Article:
my neighbor came over a little while ago and asked if she could have a cup of milk.
i gave it to her.
she apologized for having to ask. i told her not to apologize, because next week i may need something from her.
we live next door to each other. we share a street, a property line; our addresses are two digits apart. she is like me in some ways. she’s very different from me in others.
some people think that i shouldn’t have given her the milk.
i should have said, NO. this is MY milk. i worked for that milk. i spent my own time going to the store, selecting that milk, paying for it, taking it home, and putting it away.
what if i suddenly decide that i need more milk than what’s left in my refrigerator after sharing with you? i have plenty for now, and for tomorrow, and for the next day, but WHAT IF. what if all the cows dry up. what if a million things that could happen.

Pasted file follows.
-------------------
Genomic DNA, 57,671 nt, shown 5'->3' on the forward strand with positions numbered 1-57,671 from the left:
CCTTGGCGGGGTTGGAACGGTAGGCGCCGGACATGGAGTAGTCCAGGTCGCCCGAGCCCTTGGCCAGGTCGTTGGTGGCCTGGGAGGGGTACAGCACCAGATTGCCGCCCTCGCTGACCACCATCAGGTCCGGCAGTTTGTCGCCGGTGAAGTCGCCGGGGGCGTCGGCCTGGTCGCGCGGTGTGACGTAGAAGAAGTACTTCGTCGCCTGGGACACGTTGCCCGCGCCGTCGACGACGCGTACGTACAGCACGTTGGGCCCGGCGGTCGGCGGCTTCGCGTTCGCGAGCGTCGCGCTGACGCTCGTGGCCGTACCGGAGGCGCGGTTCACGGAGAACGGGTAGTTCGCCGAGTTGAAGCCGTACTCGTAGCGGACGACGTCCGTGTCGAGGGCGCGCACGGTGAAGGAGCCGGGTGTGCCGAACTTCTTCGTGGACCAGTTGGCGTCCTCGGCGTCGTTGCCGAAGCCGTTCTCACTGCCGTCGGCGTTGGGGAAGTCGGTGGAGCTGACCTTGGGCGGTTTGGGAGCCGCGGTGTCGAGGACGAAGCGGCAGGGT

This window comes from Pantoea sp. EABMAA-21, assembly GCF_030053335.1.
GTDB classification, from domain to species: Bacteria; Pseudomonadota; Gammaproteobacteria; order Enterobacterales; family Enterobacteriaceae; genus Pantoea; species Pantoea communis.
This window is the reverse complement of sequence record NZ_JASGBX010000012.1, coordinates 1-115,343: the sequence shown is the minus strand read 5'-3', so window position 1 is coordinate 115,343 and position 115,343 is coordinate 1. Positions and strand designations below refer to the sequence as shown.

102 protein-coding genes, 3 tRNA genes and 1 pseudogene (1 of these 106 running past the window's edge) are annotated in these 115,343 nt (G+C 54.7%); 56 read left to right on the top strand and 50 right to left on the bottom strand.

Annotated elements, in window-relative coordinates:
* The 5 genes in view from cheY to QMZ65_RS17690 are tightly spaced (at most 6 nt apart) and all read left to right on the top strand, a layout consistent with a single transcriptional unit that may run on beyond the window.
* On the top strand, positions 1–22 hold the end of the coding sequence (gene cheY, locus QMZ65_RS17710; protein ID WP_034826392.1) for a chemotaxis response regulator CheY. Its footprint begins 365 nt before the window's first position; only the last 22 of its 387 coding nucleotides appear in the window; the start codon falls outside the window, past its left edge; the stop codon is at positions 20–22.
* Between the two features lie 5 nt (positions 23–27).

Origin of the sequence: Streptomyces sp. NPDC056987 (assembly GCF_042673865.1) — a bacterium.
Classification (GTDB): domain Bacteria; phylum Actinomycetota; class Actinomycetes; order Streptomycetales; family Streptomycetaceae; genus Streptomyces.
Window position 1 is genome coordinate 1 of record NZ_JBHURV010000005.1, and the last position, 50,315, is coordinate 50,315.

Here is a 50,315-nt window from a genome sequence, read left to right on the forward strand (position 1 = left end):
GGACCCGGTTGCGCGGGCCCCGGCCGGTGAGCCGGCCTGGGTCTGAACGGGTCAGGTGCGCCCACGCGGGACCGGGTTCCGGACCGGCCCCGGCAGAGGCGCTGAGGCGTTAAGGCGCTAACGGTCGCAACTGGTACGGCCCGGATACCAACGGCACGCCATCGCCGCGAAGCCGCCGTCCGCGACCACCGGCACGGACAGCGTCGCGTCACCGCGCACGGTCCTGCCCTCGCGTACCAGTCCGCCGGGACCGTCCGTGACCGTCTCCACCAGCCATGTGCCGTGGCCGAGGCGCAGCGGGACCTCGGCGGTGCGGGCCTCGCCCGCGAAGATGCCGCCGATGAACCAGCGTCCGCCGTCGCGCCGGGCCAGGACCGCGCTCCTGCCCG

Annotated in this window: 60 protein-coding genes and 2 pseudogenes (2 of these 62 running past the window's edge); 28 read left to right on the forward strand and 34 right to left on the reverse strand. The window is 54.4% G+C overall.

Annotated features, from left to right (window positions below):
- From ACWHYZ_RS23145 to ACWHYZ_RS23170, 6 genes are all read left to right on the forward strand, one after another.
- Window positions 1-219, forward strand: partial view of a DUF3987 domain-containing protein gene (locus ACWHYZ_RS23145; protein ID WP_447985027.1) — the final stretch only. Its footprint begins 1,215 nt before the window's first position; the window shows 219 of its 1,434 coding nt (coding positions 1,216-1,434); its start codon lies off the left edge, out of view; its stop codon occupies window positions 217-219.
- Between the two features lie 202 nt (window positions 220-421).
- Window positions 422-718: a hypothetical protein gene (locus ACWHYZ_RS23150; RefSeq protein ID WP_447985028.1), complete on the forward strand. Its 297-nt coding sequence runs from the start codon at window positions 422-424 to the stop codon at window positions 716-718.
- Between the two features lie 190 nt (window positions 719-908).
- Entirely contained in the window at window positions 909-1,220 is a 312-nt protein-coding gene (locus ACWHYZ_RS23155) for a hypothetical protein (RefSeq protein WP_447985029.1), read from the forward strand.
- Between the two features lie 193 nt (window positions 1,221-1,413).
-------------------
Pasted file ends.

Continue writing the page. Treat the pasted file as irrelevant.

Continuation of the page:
then we’ll drink something else.
she’s no less than i am because she has less today. tomorrow, it could be me asking.
i’ve been involved in some heated conversations lately, and the participants have been fairly evenly divided between those who believe in every man, woman and child for himself and those who believe that we should care for each other-not only our next door neighbors, but our metaphorical neighbors. not all of them are kind. not all of them are honest. but if we are, and if we share those things, then we err on the side of good and we make things better. otherwise, we end up isolated in our homes, doors dead-bolted, guarding our possessions until we die and rot among them. we want to place conditions on our neighbors’ right to live. if x then y, and if z then fuck you. circumstances=bank balance=right to food, shelter, health care.
i refuse to accept that. you can have my milk.